An anonymous person sent the secretary an article from an American magazine describing how a group of Girl Scouts are clearing junk from a New Jersey river. Scouts, guides and youth clubs have not been forgotten when talking about volunteers, and the committee is thinking about having a conference or meeting for youth leaders to discuss this. If any member has contacts in this direction, please let the secretary know.
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From: Paul Dyson, 53 Wyke Avenue, Ash, Aldershot.
It is becoming very obvious, not only in the campaign for the restoration of the Basingstoke Canal, but throughout the canal system, that the question of damage to banks caused by powered craft is assuming paramount importance. The reasons are obvious: increased maintenance costs and reduced depth due to silting.

From experience, I would say it is optimistic to suggest that only about 1% of users are to blame. I would put the figure at least at 50%. And again from experience, I would say that this is not due to irresponsibility, but simply through ignorance.

Damage to banks is caused when bow and propeller wash crests or breaks at the bank, and this is caused in turn when propeller revolutions and therefore the amount of water shifted by the propeller becomes excessive. It is not necessarily caused by high speed. It is plain, therefore, that a great part of this problem is caused by overpowered boats, and by boaters trying to go faster than the canal will allow. (Bad hull design nay also contribute). The maximum speed any canal craft can go is at maximum revolutions without making bank wash. As soon as any bank wash is caused, speed is reduced. This maximum speed is therefore directly related not to engine size, which above a certain level is irrelevant, but to depth and width of the water channel, hull profile and propeller pitch.

I have steered a narrow boat at about 6mph and caused no bank wash, and have caught up with small cruisers causing enormous damage, and incidentally unnecessarily using expensive fuel, by making a huge stern wave. It is also interesting to note that a loaded narrow boat and butty require only about 20hp to attain maximum speed.

The solution does not therefore lay with speed limits which are largely irrelevant, and extremely difficult to enforce. The answer is (l) To make bank washing an offence punishable by withdrawal of licence; (2) Education to convince boaters that when they are washing the banks they are going slower and using more fuel; (3) Issuing approved hull designs for canal craft and charging higher licence fees for unsuitable types; (4) Relating licence fees to engine size and not to length of craft, to discourage overpowered craft (length of craft is only relevant to moorings).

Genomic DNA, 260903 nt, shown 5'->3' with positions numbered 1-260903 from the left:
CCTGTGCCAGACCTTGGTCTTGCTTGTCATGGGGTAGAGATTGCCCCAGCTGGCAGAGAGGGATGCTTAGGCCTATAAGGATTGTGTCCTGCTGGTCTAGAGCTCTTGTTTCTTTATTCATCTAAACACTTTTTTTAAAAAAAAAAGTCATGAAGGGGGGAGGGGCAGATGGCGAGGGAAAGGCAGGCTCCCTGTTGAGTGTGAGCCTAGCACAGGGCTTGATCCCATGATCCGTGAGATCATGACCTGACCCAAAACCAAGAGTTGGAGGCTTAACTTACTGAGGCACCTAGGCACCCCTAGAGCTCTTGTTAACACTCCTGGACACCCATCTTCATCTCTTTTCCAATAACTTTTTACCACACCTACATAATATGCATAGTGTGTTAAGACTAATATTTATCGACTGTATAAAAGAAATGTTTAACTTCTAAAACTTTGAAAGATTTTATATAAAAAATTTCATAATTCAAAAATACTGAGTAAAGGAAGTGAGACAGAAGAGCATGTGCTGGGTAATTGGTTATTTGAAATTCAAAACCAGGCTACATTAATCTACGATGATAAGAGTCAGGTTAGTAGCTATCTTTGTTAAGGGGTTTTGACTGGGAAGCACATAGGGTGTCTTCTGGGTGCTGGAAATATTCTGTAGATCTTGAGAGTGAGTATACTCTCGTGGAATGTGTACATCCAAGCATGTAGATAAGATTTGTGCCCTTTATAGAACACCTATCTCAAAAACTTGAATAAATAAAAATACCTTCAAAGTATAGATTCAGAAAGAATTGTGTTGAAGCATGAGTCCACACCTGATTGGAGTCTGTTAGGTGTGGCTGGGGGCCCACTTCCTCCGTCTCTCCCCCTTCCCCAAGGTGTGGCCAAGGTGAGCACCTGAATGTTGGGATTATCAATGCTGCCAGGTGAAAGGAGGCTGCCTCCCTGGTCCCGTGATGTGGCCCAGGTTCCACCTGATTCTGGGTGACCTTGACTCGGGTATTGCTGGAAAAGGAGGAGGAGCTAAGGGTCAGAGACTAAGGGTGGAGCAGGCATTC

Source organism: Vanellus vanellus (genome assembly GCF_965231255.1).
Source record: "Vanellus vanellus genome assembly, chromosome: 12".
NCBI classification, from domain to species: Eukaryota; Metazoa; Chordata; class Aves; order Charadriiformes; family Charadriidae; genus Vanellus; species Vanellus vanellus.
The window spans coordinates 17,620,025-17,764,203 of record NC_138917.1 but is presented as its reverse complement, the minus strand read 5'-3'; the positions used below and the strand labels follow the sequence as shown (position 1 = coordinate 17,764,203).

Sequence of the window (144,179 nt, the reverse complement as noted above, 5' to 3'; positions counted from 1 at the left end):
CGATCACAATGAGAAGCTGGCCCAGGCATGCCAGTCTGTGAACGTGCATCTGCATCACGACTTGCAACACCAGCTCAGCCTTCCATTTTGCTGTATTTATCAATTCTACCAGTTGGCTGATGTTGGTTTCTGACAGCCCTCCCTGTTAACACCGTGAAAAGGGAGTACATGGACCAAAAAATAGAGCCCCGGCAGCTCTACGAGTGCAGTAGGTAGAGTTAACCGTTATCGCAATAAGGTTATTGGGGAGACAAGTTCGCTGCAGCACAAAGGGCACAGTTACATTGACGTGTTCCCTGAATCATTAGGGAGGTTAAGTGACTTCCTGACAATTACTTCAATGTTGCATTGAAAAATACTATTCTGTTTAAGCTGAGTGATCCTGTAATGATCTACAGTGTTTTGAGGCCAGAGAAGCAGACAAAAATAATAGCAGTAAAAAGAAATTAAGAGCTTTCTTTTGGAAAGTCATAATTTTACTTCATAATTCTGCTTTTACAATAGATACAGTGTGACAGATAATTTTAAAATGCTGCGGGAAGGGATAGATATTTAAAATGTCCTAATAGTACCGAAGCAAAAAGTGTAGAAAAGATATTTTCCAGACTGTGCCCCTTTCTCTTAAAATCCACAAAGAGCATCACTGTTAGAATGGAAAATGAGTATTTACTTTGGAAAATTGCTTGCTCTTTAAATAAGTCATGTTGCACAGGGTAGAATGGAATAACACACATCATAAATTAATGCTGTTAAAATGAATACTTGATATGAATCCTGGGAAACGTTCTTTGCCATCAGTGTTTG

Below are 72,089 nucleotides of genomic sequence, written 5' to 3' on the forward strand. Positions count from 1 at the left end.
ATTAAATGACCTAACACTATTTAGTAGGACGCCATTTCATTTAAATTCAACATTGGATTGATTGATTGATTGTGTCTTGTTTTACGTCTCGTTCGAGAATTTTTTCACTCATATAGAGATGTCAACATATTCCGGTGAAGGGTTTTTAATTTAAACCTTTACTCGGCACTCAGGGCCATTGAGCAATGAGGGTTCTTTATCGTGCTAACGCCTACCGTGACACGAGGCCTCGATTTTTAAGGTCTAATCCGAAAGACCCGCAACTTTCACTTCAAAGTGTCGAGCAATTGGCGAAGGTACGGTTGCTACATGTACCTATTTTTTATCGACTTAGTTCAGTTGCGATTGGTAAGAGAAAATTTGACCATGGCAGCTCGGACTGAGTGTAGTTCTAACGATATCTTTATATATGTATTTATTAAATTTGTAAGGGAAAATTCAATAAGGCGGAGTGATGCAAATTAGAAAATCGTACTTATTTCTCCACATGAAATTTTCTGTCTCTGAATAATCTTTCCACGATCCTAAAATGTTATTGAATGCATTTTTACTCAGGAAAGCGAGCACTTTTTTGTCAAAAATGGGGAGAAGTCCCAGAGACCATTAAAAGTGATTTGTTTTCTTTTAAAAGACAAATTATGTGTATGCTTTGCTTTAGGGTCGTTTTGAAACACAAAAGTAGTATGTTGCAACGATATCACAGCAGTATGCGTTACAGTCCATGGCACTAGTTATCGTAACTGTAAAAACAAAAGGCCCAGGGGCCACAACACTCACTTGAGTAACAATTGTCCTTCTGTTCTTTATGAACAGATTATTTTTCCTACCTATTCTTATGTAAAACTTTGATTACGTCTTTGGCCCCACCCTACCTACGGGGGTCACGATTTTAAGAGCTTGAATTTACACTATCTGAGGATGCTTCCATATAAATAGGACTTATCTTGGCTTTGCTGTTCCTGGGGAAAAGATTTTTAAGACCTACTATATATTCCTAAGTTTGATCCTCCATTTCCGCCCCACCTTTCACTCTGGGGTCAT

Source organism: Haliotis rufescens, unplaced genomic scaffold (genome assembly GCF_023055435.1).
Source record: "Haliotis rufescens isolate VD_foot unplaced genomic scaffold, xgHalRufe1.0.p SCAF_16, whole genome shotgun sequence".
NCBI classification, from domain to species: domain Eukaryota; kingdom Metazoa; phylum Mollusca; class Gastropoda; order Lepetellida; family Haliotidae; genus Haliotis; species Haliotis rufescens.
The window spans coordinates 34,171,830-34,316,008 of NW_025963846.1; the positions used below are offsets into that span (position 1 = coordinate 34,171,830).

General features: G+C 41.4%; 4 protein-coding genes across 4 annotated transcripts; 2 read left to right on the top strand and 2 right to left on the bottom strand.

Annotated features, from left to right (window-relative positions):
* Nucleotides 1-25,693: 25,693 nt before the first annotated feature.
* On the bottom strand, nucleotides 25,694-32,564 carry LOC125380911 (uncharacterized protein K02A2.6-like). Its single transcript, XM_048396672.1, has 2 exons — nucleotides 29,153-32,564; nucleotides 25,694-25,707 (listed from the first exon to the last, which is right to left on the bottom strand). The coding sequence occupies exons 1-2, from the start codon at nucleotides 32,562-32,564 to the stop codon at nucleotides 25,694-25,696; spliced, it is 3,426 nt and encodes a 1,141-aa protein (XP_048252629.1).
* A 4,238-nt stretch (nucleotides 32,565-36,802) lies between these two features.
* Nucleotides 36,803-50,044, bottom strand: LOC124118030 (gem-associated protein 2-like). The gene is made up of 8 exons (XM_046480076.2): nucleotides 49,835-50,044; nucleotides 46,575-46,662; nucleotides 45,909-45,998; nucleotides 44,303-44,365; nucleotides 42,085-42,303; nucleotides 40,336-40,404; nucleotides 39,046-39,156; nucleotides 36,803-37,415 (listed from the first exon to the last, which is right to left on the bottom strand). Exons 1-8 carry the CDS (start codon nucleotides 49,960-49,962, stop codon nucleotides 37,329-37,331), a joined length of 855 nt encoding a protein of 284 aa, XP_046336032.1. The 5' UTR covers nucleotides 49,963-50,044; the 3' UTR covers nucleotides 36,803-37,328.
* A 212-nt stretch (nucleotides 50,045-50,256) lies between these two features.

From: Andrew McPhail, Ladybower, Elveden Close, Pyrford, Woking
In one of the past newsletters it was mentioned that a species of grass eating carp was being tested by the Ministry of Agriculture with a view to controlling weed growth in canals. This reminded me of a book I read entitled "Man and Nature" by A. A. Milne. One of the chapters describes what happened when this carp was intro­duced into an American lake reserve for water birds to reduce the overabundance of water plants. Briefly, the carp were too successful. They ate all the weed and stirred up the muddy bottom while eating the roots. Coarse fish died out owing to the muddy water and consequent lack of light to see their prey. Ironically, there was insufficient food left for water fowl. Finally a very costly scheme had to be carried out to eliminate the carp.

In the light of this, it seems wise to be careful before releasing carp on to the inter-connocted British waterways until the full effects are known.
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Perish the thought - but this year we are producing society Christmas cards. They have a simple greeting, and an attractive drawing of Langman's Bridge, Woking. Price is 7d. each, 6s. a dozen (1s. postage on any quantity). Available at the rally from our stand or contact the Sales Manager, address on Page 2.

The threatening noises being made by the Post Office regarding increased postal charges mean we shall have to have a re-think about postage oa sales items, particularly if the weight allowance is changed. If ordering by post, please make sure you allow for postal charges.
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The Daily Telegraph of June 17 reported that the British Waterways Board was planning to restore the Grand Union as a traffic artery to cut down the flow of transport carrying exports down the M1 and through London to the docks. Goods would be off­loaded outside the city and taken to the Thames by barge. Such a plan would ease congestion in the city as well as saving time. The Daily Mail reported that Nottinghamshire and Derbyshire County Councils were to spend £40,000 restoring the 12-mile Erewash Canal to cruiseway standards.

Hon. Sec: Miss June Sparey, 8 Beaufort Road, Maybury Estate, Woking, Surrey. Tels Woking 63095 (weekends), 01-992-5167 (weekday evenings)
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Last updated April 2005